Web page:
After the war was done and Keynes was buried, a ‘re-interpretation’ of the Keynes idea was gradually adopted. This in essence was that governments could control the economy and boost growth by applying a permanent deficit. That this would cause permanent inflation was noted, but it would help repay the war debt with lower value currency.
A few economists opposed this, Hayek in particular with The Road to Serfdom. C. Northcote Parkinson followed in the later 1950’s with his books Parkinson’s Law and The Law and the Profits, pointing out the tendency of Public Expenditure and the Public Service to grow, regardless of the work to be done. Thus his table showing the decline in the number of ships and men in the Royal Navy, matched by a decline in the number of dockyard workers but an increase in the number of clerks in the Admiralty.
Both were ignored and Politicians on all sides seized on the neo-keynesian way with alacrity, for who wouldn’t want a booming economy, especially after the years of the Great Depression, coupled with the chance to play Father Christmas to millions. Money for the poor, the sick, the retired, the disabled and anyone else who made a claim on the public purse.
They soon found themselves in similar position to Eastern countries where they tried to rid themselves of an excess of snakes, by offering a bounty on each one handed in. The excess never dwindled but a never-ending supply of snakes poured forth from the new breeding farms until the government terminated the scheme. So it was with public welfare, giving some people money meant that everybody wanted some. The extra expense was fought with extra regulations, enforced by extra public servants, which meant extra expense and higher expenditure.
Like many a drug addict, the Government soon found that it had to boost the deficit to stimulate the economy, which was proving more and more sluggish. Not only was productivity suffering as more and more people tried to get “free” money, but inflation was rising. Apparently unnoticed by the neo-keynesians the public share of the economy had crept up to 50%. The multiplier had accordingly declined to 1, and higher deficits led to higher inflation but no growth. Stagflation had been discovered, or more correctly blundered into.
Desperate for more revenue those public service monopolies such as water, power etc. were ‘encouraged’ to raise their prices. Being publicly owned much of the extra revenue disappeared into little empires. After all, if a public servant manager’s salary depended on the numbers under him, why was there any reason not to hire extra personnel to “ease the work load”. That no easing ever came, was no surprise to those few who understood Parkinson.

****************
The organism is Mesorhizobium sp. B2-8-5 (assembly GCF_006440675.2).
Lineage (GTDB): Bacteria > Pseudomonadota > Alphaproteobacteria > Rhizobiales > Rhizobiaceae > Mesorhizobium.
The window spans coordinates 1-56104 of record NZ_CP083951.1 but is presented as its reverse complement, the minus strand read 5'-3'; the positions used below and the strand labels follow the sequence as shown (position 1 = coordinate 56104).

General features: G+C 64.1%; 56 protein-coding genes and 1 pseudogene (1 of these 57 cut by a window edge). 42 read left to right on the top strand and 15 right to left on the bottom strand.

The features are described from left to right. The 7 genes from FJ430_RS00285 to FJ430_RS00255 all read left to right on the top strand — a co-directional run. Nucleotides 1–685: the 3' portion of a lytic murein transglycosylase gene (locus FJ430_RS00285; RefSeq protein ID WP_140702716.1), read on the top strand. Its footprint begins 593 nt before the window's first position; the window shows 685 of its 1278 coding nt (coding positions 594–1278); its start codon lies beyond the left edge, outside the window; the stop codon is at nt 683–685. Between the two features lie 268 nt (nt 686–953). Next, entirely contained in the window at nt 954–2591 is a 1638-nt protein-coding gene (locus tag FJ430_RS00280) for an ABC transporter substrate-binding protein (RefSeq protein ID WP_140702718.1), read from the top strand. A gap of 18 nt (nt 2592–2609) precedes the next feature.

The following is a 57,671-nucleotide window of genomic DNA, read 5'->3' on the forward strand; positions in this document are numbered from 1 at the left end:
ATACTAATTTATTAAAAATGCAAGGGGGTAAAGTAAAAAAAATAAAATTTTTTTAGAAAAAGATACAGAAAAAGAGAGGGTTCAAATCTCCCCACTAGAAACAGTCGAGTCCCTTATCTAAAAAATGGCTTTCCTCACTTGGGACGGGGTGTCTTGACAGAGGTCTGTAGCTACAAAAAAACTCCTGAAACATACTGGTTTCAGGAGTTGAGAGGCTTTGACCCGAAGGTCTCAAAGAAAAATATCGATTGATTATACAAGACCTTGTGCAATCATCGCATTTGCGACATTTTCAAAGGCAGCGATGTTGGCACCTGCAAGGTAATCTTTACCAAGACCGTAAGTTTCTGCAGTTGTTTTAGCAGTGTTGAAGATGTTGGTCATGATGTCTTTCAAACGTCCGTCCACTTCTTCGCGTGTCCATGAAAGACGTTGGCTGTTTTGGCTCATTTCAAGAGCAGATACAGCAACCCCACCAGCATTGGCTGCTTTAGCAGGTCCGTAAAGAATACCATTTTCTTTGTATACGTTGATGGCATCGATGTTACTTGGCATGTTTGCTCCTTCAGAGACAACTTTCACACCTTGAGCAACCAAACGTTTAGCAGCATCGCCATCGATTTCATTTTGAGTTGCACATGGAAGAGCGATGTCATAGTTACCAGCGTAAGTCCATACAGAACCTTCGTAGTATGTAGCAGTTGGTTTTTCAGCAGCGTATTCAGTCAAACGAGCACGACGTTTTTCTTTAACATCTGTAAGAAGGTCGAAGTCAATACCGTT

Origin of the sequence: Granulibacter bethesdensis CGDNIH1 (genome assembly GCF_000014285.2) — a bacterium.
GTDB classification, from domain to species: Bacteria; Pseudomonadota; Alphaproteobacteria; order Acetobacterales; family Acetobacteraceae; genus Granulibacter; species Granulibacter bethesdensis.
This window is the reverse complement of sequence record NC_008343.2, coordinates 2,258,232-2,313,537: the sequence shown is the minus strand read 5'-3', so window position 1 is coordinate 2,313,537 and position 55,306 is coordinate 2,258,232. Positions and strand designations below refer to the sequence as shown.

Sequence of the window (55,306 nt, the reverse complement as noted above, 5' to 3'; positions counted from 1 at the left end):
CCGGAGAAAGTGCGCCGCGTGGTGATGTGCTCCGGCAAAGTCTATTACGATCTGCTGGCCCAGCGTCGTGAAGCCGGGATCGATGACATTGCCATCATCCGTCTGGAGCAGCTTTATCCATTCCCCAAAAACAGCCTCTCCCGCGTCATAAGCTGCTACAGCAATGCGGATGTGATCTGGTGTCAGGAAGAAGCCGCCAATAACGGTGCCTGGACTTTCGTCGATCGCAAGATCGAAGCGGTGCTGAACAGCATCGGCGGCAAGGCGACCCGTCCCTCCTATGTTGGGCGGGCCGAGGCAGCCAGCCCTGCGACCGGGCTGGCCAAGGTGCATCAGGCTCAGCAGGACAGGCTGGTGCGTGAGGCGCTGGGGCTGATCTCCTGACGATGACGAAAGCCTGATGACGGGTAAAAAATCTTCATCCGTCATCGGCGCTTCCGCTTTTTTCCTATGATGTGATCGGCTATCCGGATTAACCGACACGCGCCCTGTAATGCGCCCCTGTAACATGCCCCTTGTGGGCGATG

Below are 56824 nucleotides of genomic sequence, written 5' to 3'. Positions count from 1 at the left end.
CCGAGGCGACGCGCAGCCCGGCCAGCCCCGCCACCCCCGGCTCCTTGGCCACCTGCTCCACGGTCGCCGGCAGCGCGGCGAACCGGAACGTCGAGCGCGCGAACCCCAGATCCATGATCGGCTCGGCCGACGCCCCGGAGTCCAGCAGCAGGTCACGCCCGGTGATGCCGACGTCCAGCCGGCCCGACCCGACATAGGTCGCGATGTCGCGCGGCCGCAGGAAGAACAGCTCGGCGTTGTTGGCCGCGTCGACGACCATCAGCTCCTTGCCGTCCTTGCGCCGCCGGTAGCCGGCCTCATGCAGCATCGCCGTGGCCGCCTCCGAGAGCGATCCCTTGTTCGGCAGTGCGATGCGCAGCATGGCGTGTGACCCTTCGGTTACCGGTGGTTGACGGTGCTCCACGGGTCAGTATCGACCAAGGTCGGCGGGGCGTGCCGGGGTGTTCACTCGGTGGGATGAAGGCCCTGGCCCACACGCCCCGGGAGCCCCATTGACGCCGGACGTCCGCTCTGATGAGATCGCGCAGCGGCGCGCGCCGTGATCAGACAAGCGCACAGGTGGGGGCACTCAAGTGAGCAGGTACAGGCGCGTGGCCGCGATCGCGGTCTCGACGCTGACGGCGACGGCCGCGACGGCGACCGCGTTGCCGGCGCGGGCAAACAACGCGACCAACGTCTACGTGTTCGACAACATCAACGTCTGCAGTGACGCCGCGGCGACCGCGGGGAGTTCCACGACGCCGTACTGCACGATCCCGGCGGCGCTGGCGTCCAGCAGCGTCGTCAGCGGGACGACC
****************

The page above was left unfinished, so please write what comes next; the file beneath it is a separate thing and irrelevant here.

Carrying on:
Then the western nations had some unexpected luck. A sudden drop in oil prices should have reduced inflation, for a time. And from the late seventies there was mild warming, at least in the Northern Hemisphere, which improved agricultural output and this, as any farmer will tell you, depressed price rises. In the USA a heretical band of economists called the Friedmanites had temporary control as they espoused their creed that government bureaucracies were inefficient, and claiming that private bureaucracies would be more efficient, if only they controlled those underperforming assets.
Many a Treasurer and Chancellor seized the opportunity to sell those money-making public monopolies, doing a good imitation of the more improvident ancient french kings. The banks were also deregulated and soon a feeding frenzy of financial sharks made those waters highly dangerous. The general public failed to notice any reductions in their bills.
Now flushed with money did the Governments pay off some of the accumulated debt? (Well, Virginia, remember the bad news about Father Christmas and the Easter Bunny?). What the economy needed was more government spending and more bureaucracy was the advice of the bureaucrats. Inflation continued, with every failure being met by an increasing number of regulations and bureaucrats. Slowly, remorsefully the grip of the red tapeworm strangled freedom. Economic life became difficult and, as Parkinson had predicted, more effort went into minimizing taxes than into generating more.